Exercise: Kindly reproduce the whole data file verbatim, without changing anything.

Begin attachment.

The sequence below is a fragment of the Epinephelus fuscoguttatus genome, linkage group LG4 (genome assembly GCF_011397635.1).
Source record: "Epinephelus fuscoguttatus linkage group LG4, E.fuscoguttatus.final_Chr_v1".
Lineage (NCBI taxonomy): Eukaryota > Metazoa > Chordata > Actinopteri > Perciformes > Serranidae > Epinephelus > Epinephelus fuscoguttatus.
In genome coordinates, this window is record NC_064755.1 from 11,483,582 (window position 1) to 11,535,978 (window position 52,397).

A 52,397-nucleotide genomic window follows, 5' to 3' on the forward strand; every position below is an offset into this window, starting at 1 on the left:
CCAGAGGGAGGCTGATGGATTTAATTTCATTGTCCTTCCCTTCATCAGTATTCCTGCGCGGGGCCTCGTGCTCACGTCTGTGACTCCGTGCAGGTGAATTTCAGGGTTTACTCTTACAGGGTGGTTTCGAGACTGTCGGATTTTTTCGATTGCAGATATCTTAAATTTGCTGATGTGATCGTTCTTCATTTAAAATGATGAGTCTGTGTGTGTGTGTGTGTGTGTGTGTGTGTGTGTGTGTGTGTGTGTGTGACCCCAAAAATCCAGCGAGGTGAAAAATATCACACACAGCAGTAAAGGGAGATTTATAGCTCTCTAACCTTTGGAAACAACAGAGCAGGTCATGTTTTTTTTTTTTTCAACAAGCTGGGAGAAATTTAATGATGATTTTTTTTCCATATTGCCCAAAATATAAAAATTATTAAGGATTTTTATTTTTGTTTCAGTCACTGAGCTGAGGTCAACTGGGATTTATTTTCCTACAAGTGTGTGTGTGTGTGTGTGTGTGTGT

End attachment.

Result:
The sequence below is a fragment of the Epinephelus fuscoguttatus genome, linkage group LG4 (genome assembly GCF_011397635.1).
Source record: "Epinephelus fuscoguttatus linkage group LG4, E.fuscoguttatus.final_Chr_v1".
Lineage (NCBI taxonomy): Eukaryota > Metazoa > Chordata > Actinopteri > Perciformes > Serranidae > Epinephelus > Epinephelus fuscoguttatus.
In genome coordinates, this window is record NC_064755.1 from 11,483,582 (window position 1) to 11,535,978 (window position 52,397).

A 52,397-nucleotide genomic window follows, 5' to 3' on the forward strand; every position below is an offset into this window, starting at 1 on the left:
CCAGAGGGAGGCTGATGGATTTAATTTCATTGTCCTTCCCTTCATCAGTATTCCTGCGCGGGGCCTCGTGCTCACGTCTGTGACTCCGTGCAGGTGAATTTCAGGGTTTACTCTTACAGGGTGGTTTCGAGACTGTCGGATTTTTTCGATTGCAGATATCTTAAATTTGCTGATGTGATCGTTCTTCATTTAAAATGATGAGTCTGTGTGTGTGTGTGTGTGTGTGTGTGTGTGTGTGTGTGTGTGTGTGTGACCCCAAAAATCCAGCGAGGTGAAAAATATCACACACAGCAGTAAAGGGAGATTTATAGCTCTCTAACCTTTGGAAACAACAGAGCAGGTCATGTTTTTTTTTTTTTCAACAAGCTGGGAGAAATTTAATGATGATTTTTTTTCCATATTGCCCAAAATATAAAAATTATTAAGGATTTTTATTTTTGTTTCAGTCACTGAGCTGAGGTCAACTGGGATTTATTTTCCTACAAGTGTGTGTGTGTGTGTGTGTGTGTGT